Vintage photos, posters and theatre memorabilia adorn the walls and there are drinks trolleys, Nespresso machines and complimentary mini bars, including snacks such as crisps, biscuits and popcorn. Room service is also available if you dial 0 from the retro phone on the bedside table.


Sir Frank's Bar at Beaverbrook Town House
Sir Frank’s Bar. Credit: Beaverbrook

Like at sister hotel Beaverbrook, the food is Japanese and guests can choose to dine in the bar, restaurant or terrace if the weather permits. All day dining is available in The Fuji Grill and Sir Frank’s Bar.

Guests (and non-guests) can book a table at The Sushi Bar or the 20-course Omakase Dining Experience, the Japanese tradition where you let the chef pick the food for you. Foodie overnight stay packages are also available.

We ate in The Fuji Grill, which only accepts walk-ins, the same as the terrace. Signature dishes include the ‘Charcoal’ Black Cod (£42), Wagyu with Juniper Miso (£62) and the chef’s selection Omakase Nigiri (£46). All are meant for sharing.

Beaverbrook terrace
The pretty front terrace. Credit: Beaverbrook

Smaller plates like Edamame (£5), Popcorn Shrimp (£17) and individual sushi or sashimi are also on offer, starting from £4. A sushi roll selection, such as Spicy Tuna (£14) or Shrimp Tempura (£14) are six to eight rolls. One of the simplest dishes on the menu – the humble Spinach Salad (£15) – is a must order as the miso dressing is to die for. Bento Boxes are available from £25.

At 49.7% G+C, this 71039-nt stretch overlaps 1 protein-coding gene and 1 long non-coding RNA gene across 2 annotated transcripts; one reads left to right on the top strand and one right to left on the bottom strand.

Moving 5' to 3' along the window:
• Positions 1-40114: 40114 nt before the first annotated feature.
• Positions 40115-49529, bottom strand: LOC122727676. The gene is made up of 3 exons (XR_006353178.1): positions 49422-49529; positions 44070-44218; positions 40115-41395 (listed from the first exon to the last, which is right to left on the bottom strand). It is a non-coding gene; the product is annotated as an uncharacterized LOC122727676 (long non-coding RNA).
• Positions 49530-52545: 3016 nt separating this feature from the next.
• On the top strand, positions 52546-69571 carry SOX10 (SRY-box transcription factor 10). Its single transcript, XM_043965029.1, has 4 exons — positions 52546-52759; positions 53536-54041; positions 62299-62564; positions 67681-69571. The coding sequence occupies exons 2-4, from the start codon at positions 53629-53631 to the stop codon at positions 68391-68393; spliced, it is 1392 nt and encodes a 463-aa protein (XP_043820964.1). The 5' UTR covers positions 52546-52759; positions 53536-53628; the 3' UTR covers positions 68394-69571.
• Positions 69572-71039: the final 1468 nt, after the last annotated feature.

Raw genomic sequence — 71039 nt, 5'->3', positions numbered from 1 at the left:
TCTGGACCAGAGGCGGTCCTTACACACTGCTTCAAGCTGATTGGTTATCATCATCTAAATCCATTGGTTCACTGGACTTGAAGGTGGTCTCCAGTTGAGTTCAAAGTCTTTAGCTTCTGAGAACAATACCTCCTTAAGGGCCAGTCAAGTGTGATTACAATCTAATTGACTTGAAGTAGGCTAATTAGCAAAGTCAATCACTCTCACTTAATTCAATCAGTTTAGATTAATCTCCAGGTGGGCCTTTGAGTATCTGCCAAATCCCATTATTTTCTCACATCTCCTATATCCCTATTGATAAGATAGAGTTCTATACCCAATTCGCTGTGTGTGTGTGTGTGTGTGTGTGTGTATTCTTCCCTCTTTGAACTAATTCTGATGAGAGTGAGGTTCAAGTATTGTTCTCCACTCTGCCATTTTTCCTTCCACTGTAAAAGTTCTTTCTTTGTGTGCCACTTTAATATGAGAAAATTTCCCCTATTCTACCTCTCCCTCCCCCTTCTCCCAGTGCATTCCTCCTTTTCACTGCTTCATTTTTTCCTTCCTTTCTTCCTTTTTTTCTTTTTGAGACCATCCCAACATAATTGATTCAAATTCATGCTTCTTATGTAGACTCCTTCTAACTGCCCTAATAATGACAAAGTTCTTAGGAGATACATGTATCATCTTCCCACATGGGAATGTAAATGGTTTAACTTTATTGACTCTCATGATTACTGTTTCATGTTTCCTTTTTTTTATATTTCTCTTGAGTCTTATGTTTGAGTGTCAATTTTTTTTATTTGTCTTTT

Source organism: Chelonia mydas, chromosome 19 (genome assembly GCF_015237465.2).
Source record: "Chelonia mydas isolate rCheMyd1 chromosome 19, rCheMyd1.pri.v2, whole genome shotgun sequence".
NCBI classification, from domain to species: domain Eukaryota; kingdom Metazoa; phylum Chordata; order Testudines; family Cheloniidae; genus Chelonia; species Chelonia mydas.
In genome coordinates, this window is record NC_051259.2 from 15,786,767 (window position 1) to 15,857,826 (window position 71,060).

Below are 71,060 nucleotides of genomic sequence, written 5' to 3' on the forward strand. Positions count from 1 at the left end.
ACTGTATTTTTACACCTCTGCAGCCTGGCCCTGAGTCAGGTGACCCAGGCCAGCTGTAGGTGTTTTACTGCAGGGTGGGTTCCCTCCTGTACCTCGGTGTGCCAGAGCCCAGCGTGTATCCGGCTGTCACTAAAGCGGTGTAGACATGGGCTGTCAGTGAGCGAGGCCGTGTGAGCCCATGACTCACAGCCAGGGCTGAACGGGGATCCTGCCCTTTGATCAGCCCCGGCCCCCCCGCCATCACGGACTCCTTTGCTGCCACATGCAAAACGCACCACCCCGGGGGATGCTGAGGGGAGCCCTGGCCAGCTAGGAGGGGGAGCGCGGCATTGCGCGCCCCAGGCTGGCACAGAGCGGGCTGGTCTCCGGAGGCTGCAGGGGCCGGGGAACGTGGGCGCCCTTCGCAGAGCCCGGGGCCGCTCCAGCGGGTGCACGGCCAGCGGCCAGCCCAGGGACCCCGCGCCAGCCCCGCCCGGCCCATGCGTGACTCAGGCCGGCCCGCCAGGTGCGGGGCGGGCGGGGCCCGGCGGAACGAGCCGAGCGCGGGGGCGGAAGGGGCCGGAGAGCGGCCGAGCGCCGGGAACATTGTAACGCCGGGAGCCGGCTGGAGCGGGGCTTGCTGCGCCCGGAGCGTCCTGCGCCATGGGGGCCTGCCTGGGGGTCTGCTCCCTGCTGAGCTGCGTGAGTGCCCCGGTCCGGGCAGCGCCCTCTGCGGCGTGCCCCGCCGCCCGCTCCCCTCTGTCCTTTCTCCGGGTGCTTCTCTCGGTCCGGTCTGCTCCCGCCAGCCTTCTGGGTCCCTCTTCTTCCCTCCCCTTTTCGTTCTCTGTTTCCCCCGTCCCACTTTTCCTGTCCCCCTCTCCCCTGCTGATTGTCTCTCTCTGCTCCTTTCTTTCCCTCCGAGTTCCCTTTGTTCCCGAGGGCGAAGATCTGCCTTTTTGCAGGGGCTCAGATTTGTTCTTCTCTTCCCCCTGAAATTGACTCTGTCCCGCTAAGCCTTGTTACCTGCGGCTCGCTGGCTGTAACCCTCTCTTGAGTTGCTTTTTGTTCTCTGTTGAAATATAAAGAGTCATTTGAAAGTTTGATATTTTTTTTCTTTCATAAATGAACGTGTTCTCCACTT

Save room for pudding, as a special mention must be given to the Beaverbrook Cigar (£15) on the dessert menu. This unusual pud is not a real cigar, but certainly looks like one and is served with its own ‘ashtray’. Perhaps not one for non-smokers, it seemed to be made from chocolate and ice cream and somehow had a taste of tobacco. Other sweet highlights include the Pecan Snickers (£8) and Egg & Soldiers (£15), a Lime Mousse with Mango Yolk and Lime and Passionfruit Crumble.

When it comes to drinks, the tequila-based Top Hat cocktail (£19) is one of the tallest you will ever see and comes served with a spoon as it features a scoop of sorbet. The Town House Saketini (£18) and the Spitfire Collins (£18) are also signature favourites.


The Courtyard Beaverbrook Town House
The secret courtyard. Credit: Beaverbrook

A pretty Courtyard is hidden at the back of The Fuji Grill restaurant, where breakfast is also served. While out front, there is a pretty parasol-covered terrace in the summer months that claims to be the smallest in London, as it only has five tables. Private dining and meeting rooms can also be found within the hotel, while in-room spa treatments are available to pre-book.


Beaverbrook Town House has everything you want from a five-star central London hotel. Bedrooms are luxurious, the decor is a delight and the food delicious. Those visiting the capital to shop will love its close proximity to Harrods, Harvey Nichols and the designer shops on Sloane Street and the King’s Road. Pretty Pavilion Road is also worth visiting for its artisan food shops and boutiques. Museums like the Natural History, V&A and the Saatchi Gallery are within walking distance, as is Buckingham Palace.

Rooms start from £400 a night

Book a stay at Beaverbrook Town House here

Read next: New UK hotel openings to get know about

Read next: UK restaurants sure to impress

Comments are closed.

Pin It